"We apologize for the inconvenience and will provide an update as soon as possible."
The port of Dover tweeted on Sunday evening that its ferry terminal was "closed to all accompanied traffic from Great Britain until further notice due to border restrictions in France". Pictured: The cargo in Folkestone is about to enter the Channel Tunnel
It added, "The Port of Dover Cargo Terminal, Marina and other areas of the port will remain open."
In the meantime, Eurotunnel has tweeted that its last shuttle service to France would leave at 9:34 p.m. Access to its UK location is prohibited after 10 p.m.
Rod McKenzie of the Road Haulage Association told Sky News that 10,000 trucks travel between Dover and Calais in France every day.
He added: “Brexit stockpiling is one thing, the Christmas frenzy is another, but the absolute hammer now is to close the borders for 48 hours.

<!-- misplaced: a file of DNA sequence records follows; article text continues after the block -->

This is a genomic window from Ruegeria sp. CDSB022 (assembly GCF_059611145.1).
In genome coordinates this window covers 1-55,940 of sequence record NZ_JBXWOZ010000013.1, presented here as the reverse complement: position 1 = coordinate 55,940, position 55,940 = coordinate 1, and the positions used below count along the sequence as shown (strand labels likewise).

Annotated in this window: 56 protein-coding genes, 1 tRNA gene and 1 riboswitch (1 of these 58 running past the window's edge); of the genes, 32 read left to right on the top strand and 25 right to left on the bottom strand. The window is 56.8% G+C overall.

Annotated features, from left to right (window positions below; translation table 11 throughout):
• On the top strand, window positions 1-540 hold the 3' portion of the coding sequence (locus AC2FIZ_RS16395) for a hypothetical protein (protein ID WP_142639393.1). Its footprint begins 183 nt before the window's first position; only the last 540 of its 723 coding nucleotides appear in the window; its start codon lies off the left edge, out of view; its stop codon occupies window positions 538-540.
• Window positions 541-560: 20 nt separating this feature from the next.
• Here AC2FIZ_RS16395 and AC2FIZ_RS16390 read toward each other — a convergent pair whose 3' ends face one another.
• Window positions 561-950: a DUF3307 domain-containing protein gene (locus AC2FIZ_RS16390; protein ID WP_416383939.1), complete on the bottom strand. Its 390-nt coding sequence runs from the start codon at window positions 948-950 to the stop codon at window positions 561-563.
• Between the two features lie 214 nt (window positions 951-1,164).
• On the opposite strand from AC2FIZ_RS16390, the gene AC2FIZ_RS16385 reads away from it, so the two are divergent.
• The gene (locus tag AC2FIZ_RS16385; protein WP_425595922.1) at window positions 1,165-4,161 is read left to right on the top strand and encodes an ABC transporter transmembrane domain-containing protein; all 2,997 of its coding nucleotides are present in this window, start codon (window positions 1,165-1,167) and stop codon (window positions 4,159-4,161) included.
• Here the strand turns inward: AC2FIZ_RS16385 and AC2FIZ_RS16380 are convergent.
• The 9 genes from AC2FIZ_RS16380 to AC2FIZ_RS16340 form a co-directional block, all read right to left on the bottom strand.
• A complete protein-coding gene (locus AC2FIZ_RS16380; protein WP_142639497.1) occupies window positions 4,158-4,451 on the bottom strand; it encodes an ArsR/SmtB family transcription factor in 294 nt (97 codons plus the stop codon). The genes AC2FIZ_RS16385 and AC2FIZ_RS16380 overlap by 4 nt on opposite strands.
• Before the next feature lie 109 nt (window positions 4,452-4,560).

"This is a serious disruption to the main supply chain."
Logistics UK, formerly the Freight Transport Association based in Tunbridge Wells, tweeted: & # 39; Logistics UK is aware that escorting cargo to France is not allowed for 48 hours. We are concerned for the welfare of drivers and are urgently looking for more information for our members. & # 39;
Sir Roger Gale, MP for Tory Kent, urged No. 10 and Michael Gove, Chancellor of the Duchy of Lancaster, to come to terms with the developing situation on the border between Great Britain and France.
The queue for trucks for the port of Dover along the A20 in Kent as Dover TAP (Traffic Access Protocol) was implemented earlier this week
He tweeted: & # 39; Cross Channel Travel Chaos. Don't try to blame the transportation department. Time for number ten and & # 39; CDL & # 39; to get a grip on yourself. & # 39;